How many books do you have on your TBR list? Hundreds, thousands… maybe tens of thousands? Fear not, we’ll help you sort through the chaos. All you need to do is follow our tips—and maybe start exercising a little more self-control in the process. (Yes, we know it’s hard, but hear us out.)
1. Keep only one TBR list.
We know, we know—it’s easier to add books to a list in the same place you found them, whether on Goodreads, Amazon, or a library catalog. It’s also easier to toss your bookstore haul onto the ever-growing TBR pile in your home and call it a day. The thing is, that’s how your TBR grows as many heads as the Hydra, getting exponentially larger and scarier. And you don’t want that, do you?
So, try picking one place to store all of your TBR and sticking to it. You can use a notebook, an app, anything. Just make sure it’s something you can have on your person at all times, so that you’re not tempted to start yet another list. As for the books you already have at home, you can throw them onto your list as well—nobody said you can’t keep track of them outside of the house.
2. Organize your TBR by tiers of priority.
Once you have all your TBR in one place, it becomes simpler to sort out which books you want to read the most. By putting your “high priority” books toward the top of your list, you save them from getting lost and forgotten among books that you’re not as committed to reading. And ultimately, a TBR list is about commitment—how dedicated you are to reading a particular book before you die.
For reference, my tiers look something like this: “How Have I Not Read These By Now,” “Actually Priority,” “Priority…?,” and “Maybe Someday.” You can translate them as Must-Read, High Priority, Medium Priority, and Low Priority, but they’ll feel more personal to you if you customize them.
3. Be choosy about which books you add to your list.
The most sure-fire way to keep your TBR a manageable size, other than actually reading what’s on it, is to add as few entries as possible. This means making your list super competitive for any books under your consideration. Ask yourself, what do you care about the most in a book? And do these candidates have that? Do as much research as you need to answer those questions. If you add a certain book to your list that does not meet this standard, make sure it’s for a good reason.
If you really want to be cutthroat, or you just like a challenge, consider keeping a hard limit on how many books you’re allowed to have in your TBR at a time. This forces you to reevaluate your list once you’ve hit the maximum, as whenever you find a new book to add, you’ll have to either remove another to make room or forget you saw it. Not easy, huh?
4. Refer back to your list every time you consider making an impulse buy that’s not on there.
This is another reason to keep your list on you at all times: It’s your best weapon against impulse buys. In the moment, it’s easy to forget that there are other books you wanted to read when there’s a shiny, pretty one right in front of you. But with your TBR on hand, you can remind yourself that yes, there are in fact books that you want to read more than that one.
It’s also helpful to keep in mind that books often don’t measure up to their hype (unless you’re easy to please). If you want to pick up the hottest book on the market to see whether it lives up to the hype, there are worse reasons to have. Do you really want to prioritize that book over one on your TBR that has every sign of becoming one of your favorites, though? Think about it.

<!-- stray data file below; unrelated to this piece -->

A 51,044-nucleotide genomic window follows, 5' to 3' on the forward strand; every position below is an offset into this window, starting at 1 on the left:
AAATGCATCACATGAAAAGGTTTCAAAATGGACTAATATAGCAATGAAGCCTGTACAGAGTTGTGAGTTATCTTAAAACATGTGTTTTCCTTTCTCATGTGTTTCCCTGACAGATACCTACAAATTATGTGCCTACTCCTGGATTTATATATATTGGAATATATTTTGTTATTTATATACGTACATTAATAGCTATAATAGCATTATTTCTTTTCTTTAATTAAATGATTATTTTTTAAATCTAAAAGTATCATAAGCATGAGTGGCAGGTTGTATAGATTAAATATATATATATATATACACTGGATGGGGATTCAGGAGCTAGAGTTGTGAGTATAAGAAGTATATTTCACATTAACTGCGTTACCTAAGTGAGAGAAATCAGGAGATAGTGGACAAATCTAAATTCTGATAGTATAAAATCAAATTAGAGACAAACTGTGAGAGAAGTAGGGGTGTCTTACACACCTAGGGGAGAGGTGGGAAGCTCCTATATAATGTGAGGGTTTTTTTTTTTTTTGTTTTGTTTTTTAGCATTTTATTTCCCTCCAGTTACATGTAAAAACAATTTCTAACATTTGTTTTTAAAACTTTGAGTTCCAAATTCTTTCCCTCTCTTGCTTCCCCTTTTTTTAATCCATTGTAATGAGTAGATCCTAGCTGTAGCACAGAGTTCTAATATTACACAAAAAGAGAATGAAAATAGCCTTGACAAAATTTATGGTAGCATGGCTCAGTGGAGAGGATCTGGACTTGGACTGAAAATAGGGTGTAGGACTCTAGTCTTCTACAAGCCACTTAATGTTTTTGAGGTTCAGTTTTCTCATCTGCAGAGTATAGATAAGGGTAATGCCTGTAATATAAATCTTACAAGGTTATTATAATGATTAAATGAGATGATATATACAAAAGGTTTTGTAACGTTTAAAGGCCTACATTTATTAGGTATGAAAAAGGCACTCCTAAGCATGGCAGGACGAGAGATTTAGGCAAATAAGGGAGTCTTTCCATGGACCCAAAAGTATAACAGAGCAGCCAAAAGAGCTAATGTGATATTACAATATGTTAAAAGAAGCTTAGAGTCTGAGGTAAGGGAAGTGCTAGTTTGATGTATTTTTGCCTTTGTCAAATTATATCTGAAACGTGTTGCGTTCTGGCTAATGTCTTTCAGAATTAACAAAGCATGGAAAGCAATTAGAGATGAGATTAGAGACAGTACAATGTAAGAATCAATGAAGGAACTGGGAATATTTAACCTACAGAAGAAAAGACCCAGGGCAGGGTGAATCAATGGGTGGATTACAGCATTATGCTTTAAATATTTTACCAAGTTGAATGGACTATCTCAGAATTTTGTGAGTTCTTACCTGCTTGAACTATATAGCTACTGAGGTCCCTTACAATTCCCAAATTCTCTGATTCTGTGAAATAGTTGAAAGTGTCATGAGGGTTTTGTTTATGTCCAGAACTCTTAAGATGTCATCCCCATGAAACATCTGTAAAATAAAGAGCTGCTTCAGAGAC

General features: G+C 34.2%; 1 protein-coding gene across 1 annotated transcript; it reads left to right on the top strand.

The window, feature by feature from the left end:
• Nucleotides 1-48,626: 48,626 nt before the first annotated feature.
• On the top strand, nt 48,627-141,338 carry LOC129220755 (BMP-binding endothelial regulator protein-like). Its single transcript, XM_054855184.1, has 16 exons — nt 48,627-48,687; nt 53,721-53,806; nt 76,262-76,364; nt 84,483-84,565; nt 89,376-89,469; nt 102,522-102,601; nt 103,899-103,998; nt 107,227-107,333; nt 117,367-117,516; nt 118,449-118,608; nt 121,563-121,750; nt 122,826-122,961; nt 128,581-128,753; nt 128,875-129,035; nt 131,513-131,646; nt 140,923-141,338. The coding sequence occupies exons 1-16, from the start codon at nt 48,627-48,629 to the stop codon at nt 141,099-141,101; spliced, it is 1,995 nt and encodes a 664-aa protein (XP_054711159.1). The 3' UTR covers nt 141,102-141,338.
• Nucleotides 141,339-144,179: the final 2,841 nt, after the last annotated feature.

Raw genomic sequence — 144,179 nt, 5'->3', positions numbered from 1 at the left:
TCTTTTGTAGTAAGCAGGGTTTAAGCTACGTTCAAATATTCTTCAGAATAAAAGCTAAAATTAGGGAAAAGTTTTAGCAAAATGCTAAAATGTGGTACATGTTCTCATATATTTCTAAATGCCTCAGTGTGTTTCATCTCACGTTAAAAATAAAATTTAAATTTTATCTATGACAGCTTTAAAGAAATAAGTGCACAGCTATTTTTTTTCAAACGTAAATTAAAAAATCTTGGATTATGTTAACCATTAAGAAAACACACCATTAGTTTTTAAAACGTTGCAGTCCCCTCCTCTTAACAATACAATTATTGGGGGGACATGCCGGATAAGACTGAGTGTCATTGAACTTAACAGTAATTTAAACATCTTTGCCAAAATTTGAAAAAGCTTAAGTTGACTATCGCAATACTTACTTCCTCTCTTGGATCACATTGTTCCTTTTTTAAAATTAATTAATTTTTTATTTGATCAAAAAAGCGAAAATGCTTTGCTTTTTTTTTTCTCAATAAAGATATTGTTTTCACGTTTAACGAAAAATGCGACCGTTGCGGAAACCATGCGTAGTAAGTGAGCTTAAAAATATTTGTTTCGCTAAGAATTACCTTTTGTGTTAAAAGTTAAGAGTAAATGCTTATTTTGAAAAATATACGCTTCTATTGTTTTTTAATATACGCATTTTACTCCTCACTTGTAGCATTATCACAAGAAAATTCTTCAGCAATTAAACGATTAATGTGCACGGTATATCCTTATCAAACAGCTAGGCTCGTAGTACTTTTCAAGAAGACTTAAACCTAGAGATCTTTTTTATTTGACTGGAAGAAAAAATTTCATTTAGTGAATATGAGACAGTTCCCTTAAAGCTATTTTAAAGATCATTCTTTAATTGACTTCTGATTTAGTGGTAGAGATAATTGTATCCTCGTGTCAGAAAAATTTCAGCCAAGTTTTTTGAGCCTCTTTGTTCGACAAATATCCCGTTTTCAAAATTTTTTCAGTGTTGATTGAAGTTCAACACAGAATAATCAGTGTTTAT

5. Record why you want to read each book on your list.
Planning to read anything is useless if you forget why you wanted to read it in the first place. Having reminders on hand of what made you interested in a book will help you to weigh it against others when evaluating (or reevaluating) which ones to prioritize.
If you put a book on your TBR by way of a friend’s recommendation, write that down. If you did so because of a glowing review, keep the link. And if you just liked the cover, mention that—every reason matters.
6. Review your TBR periodically and remove any books that you’ve lost interest in reading.
We mentioned reevaluating your list in the previous step because updates are essential to ensuring that your list is always in line with your interests. Books that you added a year ago may no longer appeal to you now. After all, the more you read, the more your tastes may evolve as you become more familiar with common tropes and discover new favorite authors, genres, or niches.
Maybe you’re only able to remove a few books from your list. That’s okay! The goal is not to whittle down your TBR to two books, but to keep it organized, reasonable, and relevant. Besides, it’s more satisfying to clean up your TBR by actually reading what you put on it.
7. Balance your reading time with your book browsing time.
Looking for new books is fun, we know—we too have experience with “tripping” into a bookstore. But the more you browse, the more books you’re bound to add to your TBR, and the less time you’ll have to dedicate to reading what’s already there.
That’s not to say you shouldn’t look for new books at all. It’s just a matter of moderation. It’s a fact of life that you will miss out on books you would’ve loved, no matter how much you read—a tragedy, but one you must accept to properly cherish the books you can read here and now.
At the end of the day, any area of our life can fall into disarray when we don’t make the time or effort to maintain it. If you really consider books the love of your life, you’ll stay on top of your list and let it become more than just lip service. So, what are you waiting for? Go show your TBR who’s boss.
Want more tips for bookworms like you? Click here for tried-and-true methods of reading on a budget.